42o PICTURESQUE PALESTLNE.
clamorous crowd,—the donkeys, the camels, the street-criers, the chatter, the dust, the flies, the
fleas, and the dogs, all put us in mind of the poorer quarters of Cairo. In the market, it is
even worse. Here are hundreds of country folk sitting on the ground behind their baskets of
fruit and vegetables. Some have eggs, butter, and buffalo-cream for sale, while others sell
sugar-canes, limes, cabbages, tobacco, barley, dried lentils, split beans, maize, wheat, and durah.
The women go to and fro with bouquets of live poultry. The chickens scream ; the sellers
rave ; the buyers bargain at the top of their voices ; the dust flies in clouds, the sun pours
down floods of light and heat; you can scarcely hear yourself speak; and the crowd is as dense
as that other crowd which at this very moment, on this very Christmas Eve, is circulating
among the alleys of Leadenhall Market."
Asyut (or Siout) is a much larger place, and gloriously situated. The approach along the
zigzags of the river is singularly beautiful, as the town appears first on one side and then on
the other, with the glowing Libyan hills behind it and delicious riverside pictures in the
foreground. Asyut is the capital of Upper Egypt, and musters a population of twenty-five
thousand, according to Egyptian reckoning ; and its superior rank and prosperity are testified
by the comparative solidity and regularity of its mud huts, and the several well-built houses
and mosques which it contains : after all, a large town in Egypt is only a magnified village.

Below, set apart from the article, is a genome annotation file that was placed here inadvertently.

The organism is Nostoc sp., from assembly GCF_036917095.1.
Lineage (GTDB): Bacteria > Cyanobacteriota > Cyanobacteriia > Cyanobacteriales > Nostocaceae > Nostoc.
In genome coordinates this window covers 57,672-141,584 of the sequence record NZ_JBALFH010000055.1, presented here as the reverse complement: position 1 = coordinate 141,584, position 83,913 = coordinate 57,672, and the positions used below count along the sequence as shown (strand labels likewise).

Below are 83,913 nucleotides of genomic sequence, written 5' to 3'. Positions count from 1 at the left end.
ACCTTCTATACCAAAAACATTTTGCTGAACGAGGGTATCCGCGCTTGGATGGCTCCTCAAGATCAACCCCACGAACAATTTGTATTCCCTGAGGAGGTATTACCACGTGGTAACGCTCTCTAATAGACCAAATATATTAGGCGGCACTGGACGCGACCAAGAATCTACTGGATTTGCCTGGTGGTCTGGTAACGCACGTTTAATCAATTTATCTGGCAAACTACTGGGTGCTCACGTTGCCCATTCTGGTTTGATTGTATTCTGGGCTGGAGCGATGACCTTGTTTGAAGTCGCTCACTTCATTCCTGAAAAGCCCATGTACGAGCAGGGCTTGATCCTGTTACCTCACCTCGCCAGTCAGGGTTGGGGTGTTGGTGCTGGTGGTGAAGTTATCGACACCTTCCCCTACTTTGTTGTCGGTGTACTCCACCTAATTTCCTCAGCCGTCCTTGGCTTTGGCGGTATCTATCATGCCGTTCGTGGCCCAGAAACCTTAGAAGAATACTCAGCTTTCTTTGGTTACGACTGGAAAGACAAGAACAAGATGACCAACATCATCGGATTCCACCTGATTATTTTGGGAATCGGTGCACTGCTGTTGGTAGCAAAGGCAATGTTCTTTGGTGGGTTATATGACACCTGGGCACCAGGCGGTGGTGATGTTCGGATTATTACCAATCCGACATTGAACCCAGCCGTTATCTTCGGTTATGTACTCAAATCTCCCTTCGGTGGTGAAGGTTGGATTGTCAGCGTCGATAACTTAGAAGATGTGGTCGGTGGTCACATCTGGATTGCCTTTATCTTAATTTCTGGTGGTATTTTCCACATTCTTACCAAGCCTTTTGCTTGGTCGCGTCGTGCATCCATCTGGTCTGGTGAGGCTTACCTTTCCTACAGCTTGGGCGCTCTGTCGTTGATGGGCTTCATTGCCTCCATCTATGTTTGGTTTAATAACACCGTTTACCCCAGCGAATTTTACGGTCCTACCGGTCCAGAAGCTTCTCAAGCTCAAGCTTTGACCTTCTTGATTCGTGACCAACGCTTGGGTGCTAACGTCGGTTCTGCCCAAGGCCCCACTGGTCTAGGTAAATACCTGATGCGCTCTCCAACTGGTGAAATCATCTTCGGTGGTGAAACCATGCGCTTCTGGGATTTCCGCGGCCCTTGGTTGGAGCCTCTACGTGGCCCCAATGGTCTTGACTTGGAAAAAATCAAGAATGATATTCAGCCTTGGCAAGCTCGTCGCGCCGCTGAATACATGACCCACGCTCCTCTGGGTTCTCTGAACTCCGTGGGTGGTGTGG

It is famous for its manufactures of pottery and pipe bowls, and caravans arrive here with the
produce of the equatorial provinces. But the finest thing about Asyut is its situation. Half-
girdlecl by a spur of the Libyan hills behind, it looks down upon the broad windings of the
river, while around it stretches the rich green plain watered by the wide canal which irrigates
the valley as far as the Fayyum, with high embankments planted with trees. No site is
more picturesque in all Egypt.
A high embanked road leads to Asyut from El-Hamra, its little port on the Nile, and
another leads from Asyut to the tombs in the Libyan mountains (see page 418). Tier above
tier in the lofty stratified cliffs yawn the tombs, while shreds and bones of mummies bleach
in the sun on the slopes below. Interesting as many of these tombs are, the view from the
mountain in which they are cut is even more fascinating. " Seen from the great doorway of
the second grotto it looks like a framed picture. For the foreground, we have the dazzling
slope of limestone debris ; in the middle distance, a wide plain clothed with the delicious
tender green of very young corn ; farther away yet, the cupolas and minarets of Siout rising
from the midst of a belt of palm-groves ; beyond these again, the molten gold of the great river
glittering away, coil after coil, into the far distance ; and all along the horizon, the everlasting
boundary of the desert. Large pools of placid water left by the last inundation lie here and
there, lakes amid the green. A group of brown men are wading yonder with their nets. A
funeral comes along the embanked road—the bier carried at a rapid pace on men's shoulders,
and covered with a red shawl; the women taking up handfuls of dust and scattering it upon
their heads as they walk. We can see the dust flying, and hear the shrill wail of the mourners
borne upon the breathless air. The cemetery towards which they are going lies round to the